Cameron Says Current EU Ideas to Keep U.K. in Bloc ‘Not Enough’

  • European Commission working on `emergency brake' mechanism
  • Premier met Juncker in Brussels before Sunday talks with Tusk

Prime Minister David Cameron said current proposals to keep the U.K. in the European Union aren’t good enough, as he embarked on a round of intensive diplomacy in the run-up to the Feb. 18-19 summit at which he’s seeking a deal.

“We’ve made some progress today, it’s not enough,” he told reporters in Brussels Friday after hastily arranged talks with European Commission President Jean-Claude Juncker. “I can’t be certain we’ll get there in February, but I’ll work as hard as I can to deliver a good deal for the British people.”

Cameron was discussing a commission proposal to satisfy his most contentious demand, on restricting welfare payments to non-British citizens. Under the plan, a so-called emergency brake would give EU nations the power to limit benefits to migrants if the government can prove exceptional circumstances.

The summit in three weeks’ time could be a make-or-break moment for the U.K.’s relationship with the rest of the 28-nation bloc. After pushing for EU reform for three years, Cameron is bidding for a deal in February that would enable him to hold a referendum on EU membership as early as June.

The commission was already working on its emergency brake solution at the time of last month’s summit, which failed to make sufficient progress to yield a deal for Cameron. While the mechanism would give the prime minister the opportunity to sell a victory on migration to the British people, it would fall some way short of his original demand for a wholesale ban for four years on in-work welfare payments to EU workers in the U.K.

‘Best Solution’

“The emergency brake is the best solution because it would allow not only the U.K. now, but also later on any other member state, to apply this brake when they face the same pressure the U.K. is facing now,” the Czech secretary of state for European affairs, Tomas Prouza, told BBC Radio 4’s “World at One” program. “My feeling is that this would be available to the U.K. as soon as the deal is struck, so if the agreement is done by the end of February, and there is a clear procedure, then the U.K. should be able to use it right away.”

The mechanism being discussed would take two or three months to implement once Britain requested it, the Czech official said.

Cameron may yet decide that it’s better to risk the compromise than wait more months for a more acceptable agreement, Mujtaba Rahman, London-based practice head Europe at the Eurasia Group, said in a note on Friday. Eurasia Group puts the chances of Britain voting to leave the EU, a so-called Brexit, at about 30 percent.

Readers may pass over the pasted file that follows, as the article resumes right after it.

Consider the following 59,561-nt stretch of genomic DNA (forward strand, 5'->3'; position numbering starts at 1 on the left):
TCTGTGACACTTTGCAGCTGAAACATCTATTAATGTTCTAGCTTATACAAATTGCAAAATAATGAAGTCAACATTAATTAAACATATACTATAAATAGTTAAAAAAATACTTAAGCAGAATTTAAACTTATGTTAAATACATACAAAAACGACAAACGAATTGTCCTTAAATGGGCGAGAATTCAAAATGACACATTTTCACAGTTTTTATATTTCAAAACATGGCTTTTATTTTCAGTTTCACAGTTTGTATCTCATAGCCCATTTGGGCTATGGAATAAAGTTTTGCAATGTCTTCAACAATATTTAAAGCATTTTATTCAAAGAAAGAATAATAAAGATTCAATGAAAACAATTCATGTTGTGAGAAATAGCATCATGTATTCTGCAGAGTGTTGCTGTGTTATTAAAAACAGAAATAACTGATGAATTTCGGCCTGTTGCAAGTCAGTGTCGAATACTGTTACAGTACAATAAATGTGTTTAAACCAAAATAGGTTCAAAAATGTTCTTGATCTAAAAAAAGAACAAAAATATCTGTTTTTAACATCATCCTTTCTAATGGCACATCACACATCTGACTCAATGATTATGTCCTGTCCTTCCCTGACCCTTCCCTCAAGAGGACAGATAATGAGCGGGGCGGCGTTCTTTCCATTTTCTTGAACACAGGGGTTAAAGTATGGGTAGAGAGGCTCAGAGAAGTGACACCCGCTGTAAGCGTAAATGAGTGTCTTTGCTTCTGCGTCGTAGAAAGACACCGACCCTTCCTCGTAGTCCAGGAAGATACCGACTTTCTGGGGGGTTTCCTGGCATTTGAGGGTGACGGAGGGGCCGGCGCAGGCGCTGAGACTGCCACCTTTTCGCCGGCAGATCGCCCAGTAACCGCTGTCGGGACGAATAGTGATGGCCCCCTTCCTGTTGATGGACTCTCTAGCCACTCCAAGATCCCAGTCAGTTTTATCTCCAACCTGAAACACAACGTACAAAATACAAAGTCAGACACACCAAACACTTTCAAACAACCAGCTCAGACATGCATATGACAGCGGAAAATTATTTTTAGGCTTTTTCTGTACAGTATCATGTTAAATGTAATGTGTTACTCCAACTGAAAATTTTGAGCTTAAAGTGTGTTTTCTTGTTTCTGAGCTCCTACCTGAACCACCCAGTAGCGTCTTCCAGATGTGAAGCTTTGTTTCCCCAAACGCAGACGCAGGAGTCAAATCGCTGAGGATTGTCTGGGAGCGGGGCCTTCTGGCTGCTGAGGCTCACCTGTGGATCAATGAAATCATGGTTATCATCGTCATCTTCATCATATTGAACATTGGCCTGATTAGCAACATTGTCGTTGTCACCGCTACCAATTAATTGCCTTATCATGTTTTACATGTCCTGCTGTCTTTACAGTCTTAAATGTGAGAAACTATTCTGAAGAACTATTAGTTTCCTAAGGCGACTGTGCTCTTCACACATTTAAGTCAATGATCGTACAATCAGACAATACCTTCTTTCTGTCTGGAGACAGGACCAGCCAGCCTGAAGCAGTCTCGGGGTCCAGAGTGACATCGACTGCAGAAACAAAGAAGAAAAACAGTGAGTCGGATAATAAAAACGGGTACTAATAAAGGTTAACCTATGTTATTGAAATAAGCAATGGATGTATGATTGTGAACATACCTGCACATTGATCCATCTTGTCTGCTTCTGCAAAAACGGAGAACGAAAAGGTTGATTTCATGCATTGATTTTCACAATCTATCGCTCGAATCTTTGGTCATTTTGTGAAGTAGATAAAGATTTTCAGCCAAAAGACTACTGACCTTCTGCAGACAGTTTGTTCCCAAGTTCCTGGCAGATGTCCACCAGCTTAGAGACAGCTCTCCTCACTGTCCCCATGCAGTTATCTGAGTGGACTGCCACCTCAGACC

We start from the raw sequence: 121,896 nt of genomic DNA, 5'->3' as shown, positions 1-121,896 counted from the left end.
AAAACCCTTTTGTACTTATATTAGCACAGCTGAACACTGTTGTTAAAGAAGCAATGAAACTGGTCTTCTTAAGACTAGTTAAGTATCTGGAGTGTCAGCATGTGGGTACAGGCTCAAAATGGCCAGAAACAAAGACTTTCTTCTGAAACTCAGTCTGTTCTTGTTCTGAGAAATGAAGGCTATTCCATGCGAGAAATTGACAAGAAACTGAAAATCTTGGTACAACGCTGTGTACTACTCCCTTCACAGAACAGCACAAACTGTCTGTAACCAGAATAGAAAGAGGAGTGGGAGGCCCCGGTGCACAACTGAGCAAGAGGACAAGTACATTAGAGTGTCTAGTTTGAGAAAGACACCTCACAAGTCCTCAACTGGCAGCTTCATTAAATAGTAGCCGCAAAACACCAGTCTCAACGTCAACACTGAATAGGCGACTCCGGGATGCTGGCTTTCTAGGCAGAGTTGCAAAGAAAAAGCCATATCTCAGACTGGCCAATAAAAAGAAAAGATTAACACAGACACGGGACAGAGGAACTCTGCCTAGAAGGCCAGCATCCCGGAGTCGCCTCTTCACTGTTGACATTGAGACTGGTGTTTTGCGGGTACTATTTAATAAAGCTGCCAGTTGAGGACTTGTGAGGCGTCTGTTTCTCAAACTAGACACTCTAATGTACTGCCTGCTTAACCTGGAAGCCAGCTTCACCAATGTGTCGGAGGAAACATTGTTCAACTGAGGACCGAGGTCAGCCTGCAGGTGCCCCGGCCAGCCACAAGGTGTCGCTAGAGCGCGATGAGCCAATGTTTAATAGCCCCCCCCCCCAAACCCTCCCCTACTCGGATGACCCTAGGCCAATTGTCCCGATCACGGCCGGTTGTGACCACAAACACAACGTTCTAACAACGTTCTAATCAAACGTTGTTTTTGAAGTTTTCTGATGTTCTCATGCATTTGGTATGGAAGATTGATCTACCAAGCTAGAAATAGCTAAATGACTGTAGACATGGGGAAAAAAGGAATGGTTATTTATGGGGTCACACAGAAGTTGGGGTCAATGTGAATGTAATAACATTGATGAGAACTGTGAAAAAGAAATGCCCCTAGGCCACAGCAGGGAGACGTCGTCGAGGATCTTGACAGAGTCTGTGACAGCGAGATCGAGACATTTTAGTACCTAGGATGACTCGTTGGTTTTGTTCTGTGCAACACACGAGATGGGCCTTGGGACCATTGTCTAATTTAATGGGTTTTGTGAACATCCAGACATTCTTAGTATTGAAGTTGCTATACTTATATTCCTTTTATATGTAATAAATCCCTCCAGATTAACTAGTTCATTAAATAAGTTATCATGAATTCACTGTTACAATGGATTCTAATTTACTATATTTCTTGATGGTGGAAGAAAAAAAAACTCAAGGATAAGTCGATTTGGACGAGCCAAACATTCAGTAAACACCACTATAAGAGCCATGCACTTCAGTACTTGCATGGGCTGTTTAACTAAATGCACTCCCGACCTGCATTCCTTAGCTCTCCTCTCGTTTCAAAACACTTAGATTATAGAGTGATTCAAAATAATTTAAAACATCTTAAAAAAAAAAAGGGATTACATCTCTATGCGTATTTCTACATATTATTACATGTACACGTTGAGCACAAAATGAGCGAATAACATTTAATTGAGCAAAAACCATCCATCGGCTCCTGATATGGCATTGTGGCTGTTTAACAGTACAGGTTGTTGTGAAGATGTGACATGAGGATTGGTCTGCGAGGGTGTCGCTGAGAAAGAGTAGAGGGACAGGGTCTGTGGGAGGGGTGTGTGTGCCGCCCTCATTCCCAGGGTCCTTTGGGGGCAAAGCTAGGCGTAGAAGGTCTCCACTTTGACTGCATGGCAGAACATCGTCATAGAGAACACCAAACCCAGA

‘Visible Stresses’

“Despite visible stresses in the negotiations as deal-time approaches, all the major players retain a shared interest in meeting the deadline for a June referendum,” Rahman said. “All sides understand that a significant delay would also weaken Cameron’s position, risking higher-level defections among cabinet ministers who currently appear ready to back a reasonable deal.”

Still, Cameron told BBC Radio Scotland before traveling to Brussels that he’s ready to wait to get the right deal, as he doesn’t have to hold the referendum before the end of next year.

“The question with these brakes and ideas, it’s very important how they’re pulled, how long they last, how much strength they have,” he said. “In these sorts of negotiations, you’ve got to be patient, you’ve got to be tough and you’ve got to wait for the right deal.”

Poll Lead

An opinion poll published on Friday suggested that exactly half of British voters would vote to stay in the EU while 38 percent want the U.K. to leave. The survey, conducted by Ipsos MORI for the Evening Standard, indicated that 58 percent have already decided how they would vote in a referendum. The 12-point gap is the narrowest in an Ipsos MORI survey since 2012 and compares with a 34-point lead for the “In” campaign in June, the newspaper said. The polling company asked 1,027 adults by telephone on Jan. 23-25.

While phone polls have shown consistent leads to stay in, more frequent online
polls have suggested the race is much closer.

As well as wanting to limit access to welfare for EU citizens in the U.K. in a bid to stem immigration, the prime minister is seeking to win agreement from fellow EU leaders to give protection to non-euro states, limit the commitment to “ever closer union” and strip away regulations that hamper competition.

Cameron’s EU negotiations will continue on Sunday evening when he hosts Donald Tusk, the EU President who represents the bloc’s 28 national leaders. The commission’s compromise text on migrant welfare payments will feed into a document that Tusk will circulate to leaders early next week and will form the template of a deal ahead of the Feb. 18-19 summit.

Before then, on Feb. 12, Cameron will continue his push for a deal when he speaks at a banquet with German Chancellor Angela Merkel in Hamburg.

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